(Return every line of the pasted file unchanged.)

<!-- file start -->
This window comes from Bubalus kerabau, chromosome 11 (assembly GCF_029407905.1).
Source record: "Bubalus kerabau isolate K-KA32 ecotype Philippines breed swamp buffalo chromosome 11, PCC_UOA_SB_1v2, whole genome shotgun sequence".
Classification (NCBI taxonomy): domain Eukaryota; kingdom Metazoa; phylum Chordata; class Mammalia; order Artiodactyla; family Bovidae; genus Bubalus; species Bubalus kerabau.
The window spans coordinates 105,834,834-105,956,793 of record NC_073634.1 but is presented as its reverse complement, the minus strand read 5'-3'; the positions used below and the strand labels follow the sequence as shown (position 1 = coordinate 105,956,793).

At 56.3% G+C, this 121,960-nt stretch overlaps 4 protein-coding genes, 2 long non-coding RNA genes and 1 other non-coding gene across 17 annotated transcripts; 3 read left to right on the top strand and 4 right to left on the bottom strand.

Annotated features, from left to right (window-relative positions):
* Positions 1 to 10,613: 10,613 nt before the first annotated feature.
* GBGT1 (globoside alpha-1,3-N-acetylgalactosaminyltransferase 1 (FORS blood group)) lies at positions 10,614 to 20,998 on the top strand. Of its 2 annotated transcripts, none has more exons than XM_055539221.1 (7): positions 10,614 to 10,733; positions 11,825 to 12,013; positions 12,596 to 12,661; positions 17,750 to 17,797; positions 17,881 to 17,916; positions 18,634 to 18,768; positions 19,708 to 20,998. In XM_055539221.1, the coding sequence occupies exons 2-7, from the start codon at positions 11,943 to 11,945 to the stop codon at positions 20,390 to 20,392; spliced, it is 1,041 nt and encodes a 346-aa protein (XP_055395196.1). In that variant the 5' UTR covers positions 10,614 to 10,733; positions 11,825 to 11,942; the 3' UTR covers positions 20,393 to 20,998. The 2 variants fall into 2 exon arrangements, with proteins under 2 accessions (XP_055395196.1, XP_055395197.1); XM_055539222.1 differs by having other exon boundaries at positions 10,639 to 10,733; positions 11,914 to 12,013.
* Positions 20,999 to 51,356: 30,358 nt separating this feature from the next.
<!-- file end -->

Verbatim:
This window comes from Bubalus kerabau, chromosome 11 (assembly GCF_029407905.1).
Source record: "Bubalus kerabau isolate K-KA32 ecotype Philippines breed swamp buffalo chromosome 11, PCC_UOA_SB_1v2, whole genome shotgun sequence".
Classification (NCBI taxonomy): domain Eukaryota; kingdom Metazoa; phylum Chordata; class Mammalia; order Artiodactyla; family Bovidae; genus Bubalus; species Bubalus kerabau.
The window spans coordinates 105,834,834-105,956,793 of record NC_073634.1 but is presented as its reverse complement, the minus strand read 5'-3'; the positions used below and the strand labels follow the sequence as shown (position 1 = coordinate 105,956,793).

At 56.3% G+C, this 121,960-nt stretch overlaps 4 protein-coding genes, 2 long non-coding RNA genes and 1 other non-coding gene across 17 annotated transcripts; 3 read left to right on the top strand and 4 right to left on the bottom strand.

Annotated features, from left to right (window-relative positions):
* Positions 1 to 10,613: 10,613 nt before the first annotated feature.
* GBGT1 (globoside alpha-1,3-N-acetylgalactosaminyltransferase 1 (FORS blood group)) lies at positions 10,614 to 20,998 on the top strand. Of its 2 annotated transcripts, none has more exons than XM_055539221.1 (7): positions 10,614 to 10,733; positions 11,825 to 12,013; positions 12,596 to 12,661; positions 17,750 to 17,797; positions 17,881 to 17,916; positions 18,634 to 18,768; positions 19,708 to 20,998. In XM_055539221.1, the coding sequence occupies exons 2-7, from the start codon at positions 11,943 to 11,945 to the stop codon at positions 20,390 to 20,392; spliced, it is 1,041 nt and encodes a 346-aa protein (XP_055395196.1). In that variant the 5' UTR covers positions 10,614 to 10,733; positions 11,825 to 11,942; the 3' UTR covers positions 20,393 to 20,998. The 2 variants fall into 2 exon arrangements, with proteins under 2 accessions (XP_055395196.1, XP_055395197.1); XM_055539222.1 differs by having other exon boundaries at positions 10,639 to 10,733; positions 11,914 to 12,013.
* Positions 20,999 to 51,356: 30,358 nt separating this feature from the next.